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Samuel Gershon: Events and Memories. 5. THA

“Specific” Drug Antagonists to Barbiturates, Morphine and Hallucinogens 

Samuel Gershon

The next opening was provided by a series of compounds synthesized by Prof. Adrian Albert at the Australian National University (ANU) in Canberra. He was synthesizing a series of acridine compounds in collaboration with the Chairman of Microbiology as antibacterial agents and possible use against tuberculosis. As the Department of Microbiology, in the next building to ours, was doing elaborate in vitro work, we planned to evaluate the pharmacologic properties of one compound in the series: THA, or 1,2,3,4 - tetrahydro - 5 - aminoacridine.

We started with little pharmacological knowledge of the compound, but had a very good dog model of morphine’s effects. So we studied it as an analeptic. Given IV to a sleeping morphinized dog, THA produced an immediate arousal and return to clear consciousness.

Our interest in this compound expanded when we were contacted by the US Army to discuss our work with anti-hallucinogens. We arranged to have a detailed discussion with them together with colleagues at the University of Melbourne, who had developed different potential compounds. They were interested in our whole program, but particularly THA, because their main hallucinogenic compounds (referred to as incapacitating agents) were related to the pharmacology of Ditran (JB-329), a mixture of two structurally related isomers of an anti-cholinergic drug (Gershon and Olaria  1960). The following day, the colonel in charge turned up with a research grant for us to sign. After we published a number of papers on THA, I received a letter from a psychiatrist at the University of Pittsburgh asking permission to access my FDA submitted IND on THA (Bell and Gershon 1964; Bell, Gershon, Carroll and Holan 1964; Brinkman and Gershon 1983; Gershon 1960; Gershon 1965; Gershon, Naubauer and Sundland 1965; Gershon and Shaw 1958; Neubauer, Sundland and Gershon 1966 a,b).  He wished to administer THA to cases of imipramine overdose or poisoning, with or without other sedatives. I granted permission and he published papers on the success of the clinical observations. Apparently he also obtained patents for this use of THA, about which I was not fully informed (Soares and Gershon 1995).

Meanwhile, other investigators tried THA administration in Alzheimer’s patients and also patented their findings. THA was then marketed as a treatment for the condition. Their observations amounted to replication of what we had shown previously; THA clearly produced arousal in many different drug-induced and clinical conditions. THA had a new life for several years as a highly touted treatment for Alzheimer’s and it had a significant effect on the established idea that Alzheimer’s was untreatable. This gave rise to the introduction of other potential therapeutic agents and the field regained some therapeutic hope. My belief is that cholinergic antagonists have considerable therapeutic value and deserve further study. Still, great caution must be adopted because the disease has often been present for many years before treatment is attempted.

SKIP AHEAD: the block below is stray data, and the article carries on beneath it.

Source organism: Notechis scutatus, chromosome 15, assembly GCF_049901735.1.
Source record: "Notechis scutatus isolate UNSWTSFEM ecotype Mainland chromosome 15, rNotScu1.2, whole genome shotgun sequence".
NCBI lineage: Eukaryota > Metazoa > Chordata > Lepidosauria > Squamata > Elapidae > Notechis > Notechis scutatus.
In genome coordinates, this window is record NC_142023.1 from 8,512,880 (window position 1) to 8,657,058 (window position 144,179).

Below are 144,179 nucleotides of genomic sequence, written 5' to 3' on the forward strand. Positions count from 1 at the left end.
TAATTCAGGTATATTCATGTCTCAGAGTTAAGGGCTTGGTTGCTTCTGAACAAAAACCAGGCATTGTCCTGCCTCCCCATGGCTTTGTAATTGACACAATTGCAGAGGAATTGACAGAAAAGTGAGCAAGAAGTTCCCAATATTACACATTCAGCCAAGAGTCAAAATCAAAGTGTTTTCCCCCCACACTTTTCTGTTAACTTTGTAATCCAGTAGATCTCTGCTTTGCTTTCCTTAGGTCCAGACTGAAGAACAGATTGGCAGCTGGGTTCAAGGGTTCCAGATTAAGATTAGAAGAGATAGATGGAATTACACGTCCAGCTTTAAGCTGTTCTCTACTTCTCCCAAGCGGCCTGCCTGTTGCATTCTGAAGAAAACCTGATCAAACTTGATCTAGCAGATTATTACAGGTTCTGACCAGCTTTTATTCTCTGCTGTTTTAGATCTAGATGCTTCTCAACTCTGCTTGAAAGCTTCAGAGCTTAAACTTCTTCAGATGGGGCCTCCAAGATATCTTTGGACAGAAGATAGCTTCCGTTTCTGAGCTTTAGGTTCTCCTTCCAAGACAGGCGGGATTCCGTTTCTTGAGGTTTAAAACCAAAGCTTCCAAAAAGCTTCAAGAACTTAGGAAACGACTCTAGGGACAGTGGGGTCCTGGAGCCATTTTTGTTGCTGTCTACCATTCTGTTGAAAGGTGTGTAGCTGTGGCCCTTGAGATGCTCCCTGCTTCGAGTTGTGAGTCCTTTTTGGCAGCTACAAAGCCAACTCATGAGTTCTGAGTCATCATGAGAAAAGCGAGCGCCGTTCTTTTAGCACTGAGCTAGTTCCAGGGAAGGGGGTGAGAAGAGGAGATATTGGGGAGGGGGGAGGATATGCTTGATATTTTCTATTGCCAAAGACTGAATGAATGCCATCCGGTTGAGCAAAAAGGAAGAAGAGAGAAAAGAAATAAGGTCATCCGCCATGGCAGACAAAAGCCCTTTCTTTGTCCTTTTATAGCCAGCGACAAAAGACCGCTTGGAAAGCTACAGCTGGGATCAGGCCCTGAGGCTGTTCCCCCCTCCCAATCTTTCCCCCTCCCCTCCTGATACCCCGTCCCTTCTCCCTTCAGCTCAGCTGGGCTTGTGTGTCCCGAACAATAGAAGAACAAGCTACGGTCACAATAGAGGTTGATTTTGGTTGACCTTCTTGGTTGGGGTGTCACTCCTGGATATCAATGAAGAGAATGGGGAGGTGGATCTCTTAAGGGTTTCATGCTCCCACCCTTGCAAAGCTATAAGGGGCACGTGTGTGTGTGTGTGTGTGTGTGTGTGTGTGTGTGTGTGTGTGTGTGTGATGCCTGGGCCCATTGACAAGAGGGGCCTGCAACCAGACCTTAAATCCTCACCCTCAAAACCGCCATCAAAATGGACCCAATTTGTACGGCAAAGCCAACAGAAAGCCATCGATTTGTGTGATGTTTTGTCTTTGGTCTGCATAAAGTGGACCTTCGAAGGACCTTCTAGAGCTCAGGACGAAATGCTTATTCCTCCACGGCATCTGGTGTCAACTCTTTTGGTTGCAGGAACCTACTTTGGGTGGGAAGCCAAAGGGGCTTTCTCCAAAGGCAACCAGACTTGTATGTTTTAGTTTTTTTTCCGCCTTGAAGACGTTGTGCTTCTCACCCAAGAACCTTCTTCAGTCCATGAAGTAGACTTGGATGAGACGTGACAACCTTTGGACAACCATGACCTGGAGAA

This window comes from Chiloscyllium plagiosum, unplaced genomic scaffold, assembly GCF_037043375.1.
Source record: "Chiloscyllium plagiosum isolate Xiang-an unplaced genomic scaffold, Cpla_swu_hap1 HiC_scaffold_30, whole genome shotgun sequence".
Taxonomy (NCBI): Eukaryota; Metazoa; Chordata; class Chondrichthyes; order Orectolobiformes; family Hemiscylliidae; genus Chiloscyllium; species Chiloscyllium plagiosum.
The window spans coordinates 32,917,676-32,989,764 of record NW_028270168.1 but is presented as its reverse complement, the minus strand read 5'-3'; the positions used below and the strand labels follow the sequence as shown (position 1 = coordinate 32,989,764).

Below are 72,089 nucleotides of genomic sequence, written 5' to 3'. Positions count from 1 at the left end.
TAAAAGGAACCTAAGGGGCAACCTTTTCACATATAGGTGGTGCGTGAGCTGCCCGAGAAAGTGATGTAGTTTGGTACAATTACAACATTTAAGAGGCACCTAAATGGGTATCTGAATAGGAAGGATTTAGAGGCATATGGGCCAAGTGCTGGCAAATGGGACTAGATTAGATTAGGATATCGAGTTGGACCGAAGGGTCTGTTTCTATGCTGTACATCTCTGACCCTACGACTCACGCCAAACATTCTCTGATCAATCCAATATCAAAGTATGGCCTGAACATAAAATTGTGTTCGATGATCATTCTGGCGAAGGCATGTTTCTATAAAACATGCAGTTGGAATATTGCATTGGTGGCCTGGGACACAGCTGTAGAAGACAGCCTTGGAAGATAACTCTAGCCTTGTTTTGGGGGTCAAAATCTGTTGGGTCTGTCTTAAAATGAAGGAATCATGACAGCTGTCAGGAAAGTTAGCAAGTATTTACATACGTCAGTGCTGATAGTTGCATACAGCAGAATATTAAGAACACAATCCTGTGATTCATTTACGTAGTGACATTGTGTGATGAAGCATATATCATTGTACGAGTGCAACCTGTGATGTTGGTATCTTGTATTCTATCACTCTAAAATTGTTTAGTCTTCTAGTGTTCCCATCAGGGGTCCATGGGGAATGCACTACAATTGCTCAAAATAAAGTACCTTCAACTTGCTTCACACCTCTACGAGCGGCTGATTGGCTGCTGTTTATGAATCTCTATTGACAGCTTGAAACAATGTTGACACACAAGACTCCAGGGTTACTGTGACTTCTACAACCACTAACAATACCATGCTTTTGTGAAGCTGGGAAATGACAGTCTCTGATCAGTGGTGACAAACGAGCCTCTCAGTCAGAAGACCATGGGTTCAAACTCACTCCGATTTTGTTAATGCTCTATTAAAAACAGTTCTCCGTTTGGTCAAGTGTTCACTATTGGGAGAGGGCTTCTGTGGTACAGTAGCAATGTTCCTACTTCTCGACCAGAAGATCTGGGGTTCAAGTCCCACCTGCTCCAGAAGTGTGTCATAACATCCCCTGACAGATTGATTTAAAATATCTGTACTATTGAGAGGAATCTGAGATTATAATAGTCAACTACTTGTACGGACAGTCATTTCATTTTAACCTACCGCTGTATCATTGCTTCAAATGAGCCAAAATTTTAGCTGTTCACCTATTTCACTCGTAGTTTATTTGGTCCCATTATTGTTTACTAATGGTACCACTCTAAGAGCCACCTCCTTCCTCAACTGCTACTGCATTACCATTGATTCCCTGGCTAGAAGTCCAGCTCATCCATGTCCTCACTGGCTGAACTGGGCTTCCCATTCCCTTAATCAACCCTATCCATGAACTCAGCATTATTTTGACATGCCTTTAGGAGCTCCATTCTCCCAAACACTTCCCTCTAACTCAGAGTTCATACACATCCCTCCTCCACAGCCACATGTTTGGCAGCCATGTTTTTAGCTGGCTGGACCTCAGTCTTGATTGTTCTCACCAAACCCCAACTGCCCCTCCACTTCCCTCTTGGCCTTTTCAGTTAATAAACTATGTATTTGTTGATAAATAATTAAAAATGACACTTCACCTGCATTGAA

I must end this section with my belief that all these antagonists have considerable therapeutic value and deserve further study.

References:

Bell C, Gershon S. Experimental anticholinergic psychotomimetics. Antagonism of Yohimbine and Tacrine {THA]. S Med Exp 1964; 10: 15-21..

Bell C, Gershon S, Carroll B, Holan G.  Behavioral antagonism  to a new psychotomimetic—JB 329. Arch IntPharmacodyv 1964; 147: 3-25

Brinkman S, Gershon S. Measurement of cholinergic drug effects on memory in Alzheimers Disease. Neurobiology of Aging 1983; 4: 139-145.                                       

Gershon S. Blocking effect of tetrahydroaminacrin on a new psychotomimetic agent. Nature 1960; 186: 1072-3,1960.

Gershon S. Behavioral effects of anticholinergic psychotomimetics  and their antagonists in man and animals. Recent Adv Biol Psychiatry 1965; 8: 141-9.

Gershon S, Neubauer H, Sundland  DM. Interaction between some anticholinergic agents and phenothiazines. Potentiation of the phenothiazine sedation and its antagonism. Clin Pharmacol Ther 1965; 6: 749- 56

Gershon S, Olaria J. JB-329, a new psychotomimetic, its antagonism to tetrahydroamino-acridane, and its comparison with LSD, mescaline and Sernyl. J Neuropsychiatry 1960; 1:283-9.

Gershon S, Shaw FH. Tetrahydroaminacrin as a decurarising agent. J Pharm 1958; 10: 22-9.

Neubauer,H, Sundland, D, M and Gershon S,     Ditran antagonists in a mixed psychiatric population. J Nerv Ment Dis 1966a; 142: 265-77

Neubauer H, Sundland DM, Gershon S. Sernyl, Ditran and their antagonists: Succinate and THA. Int J Neuropsychiatry 1966b; 2: 216-22.

Soares JC, Gershon S. THA – historical aspects, review of pharmacological properties and therapeutic effects. Dementia 1995; 6:225-34.  

 

Samuel Gershon
August 6, 2015